It was barely 10 minutes long, but the Scottish Chamber Orchestra’s Armistice commemoration commission formed the calm, contemplative centrepiece of what ended up as quite an uneven concert under French/German cellist/conductor Nicolas Altstaedt.

The commission in question was from Glasgow-born Martin Suckling, and his Meditation (after Donne) has quite a back story. Thinking back to the bells that pealed across the country to mark the Great War Armistice a century ago, Suckling had crowd- sourced recordings of bells today from listeners across Scotland, collating and ordering the resulting sound files, then weaving them together in a keyboard-triggered tapestry of clangorous sounds and textures. Alongside his bell soundscape, diffused across the interior of Edinburgh’s Queen’s Hall, he conjured piquant, microtonal orchestral harmonies that emerged imperceptibly from the bells’ jangling overtones, or summoned a naive, folk-like string tune that threaded through them, or later a gnarly, keening oboe duet.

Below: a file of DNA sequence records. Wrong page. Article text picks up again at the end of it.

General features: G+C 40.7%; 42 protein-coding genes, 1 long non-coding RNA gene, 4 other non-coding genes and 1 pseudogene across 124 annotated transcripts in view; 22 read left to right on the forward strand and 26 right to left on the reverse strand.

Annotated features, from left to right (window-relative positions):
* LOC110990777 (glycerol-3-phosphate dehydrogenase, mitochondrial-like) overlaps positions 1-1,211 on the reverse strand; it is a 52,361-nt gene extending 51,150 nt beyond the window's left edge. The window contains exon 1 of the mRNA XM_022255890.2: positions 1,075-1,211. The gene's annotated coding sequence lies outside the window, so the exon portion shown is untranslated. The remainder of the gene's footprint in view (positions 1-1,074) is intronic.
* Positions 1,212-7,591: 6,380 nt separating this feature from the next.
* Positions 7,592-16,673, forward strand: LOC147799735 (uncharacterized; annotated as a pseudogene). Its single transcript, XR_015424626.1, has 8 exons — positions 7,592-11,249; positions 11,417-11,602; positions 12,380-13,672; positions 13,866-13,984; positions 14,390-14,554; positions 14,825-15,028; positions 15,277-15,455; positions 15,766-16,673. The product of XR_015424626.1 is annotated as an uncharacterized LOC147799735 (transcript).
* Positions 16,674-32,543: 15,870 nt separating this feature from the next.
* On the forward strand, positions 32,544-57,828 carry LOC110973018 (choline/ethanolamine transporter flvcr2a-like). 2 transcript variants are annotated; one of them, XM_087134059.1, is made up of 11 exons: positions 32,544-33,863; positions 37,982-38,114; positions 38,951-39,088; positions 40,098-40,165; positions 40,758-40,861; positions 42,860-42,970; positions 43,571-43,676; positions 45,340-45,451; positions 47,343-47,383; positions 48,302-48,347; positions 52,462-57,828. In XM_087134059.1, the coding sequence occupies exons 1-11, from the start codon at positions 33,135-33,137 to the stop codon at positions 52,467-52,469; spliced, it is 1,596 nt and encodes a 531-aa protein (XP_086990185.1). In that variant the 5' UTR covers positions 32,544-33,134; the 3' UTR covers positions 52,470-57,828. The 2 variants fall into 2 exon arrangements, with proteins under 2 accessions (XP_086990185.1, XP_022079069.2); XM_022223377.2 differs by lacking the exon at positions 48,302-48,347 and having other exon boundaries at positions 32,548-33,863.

The result was impressively immediate, thoroughly captivating, and well received by the Edinburgh audience. And it melded together with uncanny ease the somewhat contradictory senses of celebration, anger and grief that Suckling had described in his pre-concert talk. Beyond that, though, it was the fragile sense of community the work suggested – in creating a shared space for reflection, whose origins lie in contributions from right across Scotland – that created the piece’s potent emotional resonance – and one that tied it neatly to the John Donne Meditation No. 17 that inspired it. Only some slightly mystifying typewriter-like key-clicks from the woodwind struck a slightly unconvincing note in an otherwise enthralling score.
— David Kettle